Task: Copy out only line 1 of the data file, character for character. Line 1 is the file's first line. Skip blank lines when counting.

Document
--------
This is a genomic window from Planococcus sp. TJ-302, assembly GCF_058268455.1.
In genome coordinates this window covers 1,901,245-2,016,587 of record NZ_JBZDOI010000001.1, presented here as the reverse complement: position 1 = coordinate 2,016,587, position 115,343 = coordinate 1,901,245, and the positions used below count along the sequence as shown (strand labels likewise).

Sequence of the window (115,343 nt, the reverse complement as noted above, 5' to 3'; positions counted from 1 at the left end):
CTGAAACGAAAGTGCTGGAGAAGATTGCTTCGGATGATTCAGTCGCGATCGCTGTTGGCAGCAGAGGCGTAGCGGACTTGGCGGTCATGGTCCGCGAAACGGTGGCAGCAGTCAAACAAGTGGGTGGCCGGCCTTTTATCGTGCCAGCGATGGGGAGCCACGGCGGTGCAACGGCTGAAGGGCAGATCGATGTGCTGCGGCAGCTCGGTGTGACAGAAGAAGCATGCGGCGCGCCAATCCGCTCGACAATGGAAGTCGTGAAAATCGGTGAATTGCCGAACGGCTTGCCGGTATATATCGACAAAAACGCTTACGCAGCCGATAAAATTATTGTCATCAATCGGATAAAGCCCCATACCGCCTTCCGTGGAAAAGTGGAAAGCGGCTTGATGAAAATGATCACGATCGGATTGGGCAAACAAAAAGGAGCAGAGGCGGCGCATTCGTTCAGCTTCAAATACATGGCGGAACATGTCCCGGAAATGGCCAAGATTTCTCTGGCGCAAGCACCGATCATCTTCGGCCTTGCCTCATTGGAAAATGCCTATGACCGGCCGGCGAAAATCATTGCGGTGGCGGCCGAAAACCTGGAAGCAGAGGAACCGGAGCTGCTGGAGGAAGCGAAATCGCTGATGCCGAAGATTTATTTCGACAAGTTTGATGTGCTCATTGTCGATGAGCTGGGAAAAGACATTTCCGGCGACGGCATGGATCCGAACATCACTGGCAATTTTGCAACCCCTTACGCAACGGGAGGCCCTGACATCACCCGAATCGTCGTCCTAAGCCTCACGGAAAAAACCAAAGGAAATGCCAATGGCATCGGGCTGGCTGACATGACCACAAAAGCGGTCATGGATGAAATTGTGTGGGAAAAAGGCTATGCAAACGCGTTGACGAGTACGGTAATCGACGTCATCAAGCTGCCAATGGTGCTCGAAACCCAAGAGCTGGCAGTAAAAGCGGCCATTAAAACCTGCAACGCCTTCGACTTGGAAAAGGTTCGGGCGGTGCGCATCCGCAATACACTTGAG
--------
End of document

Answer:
This is a genomic window from Planococcus sp. TJ-302, assembly GCF_058268455.1.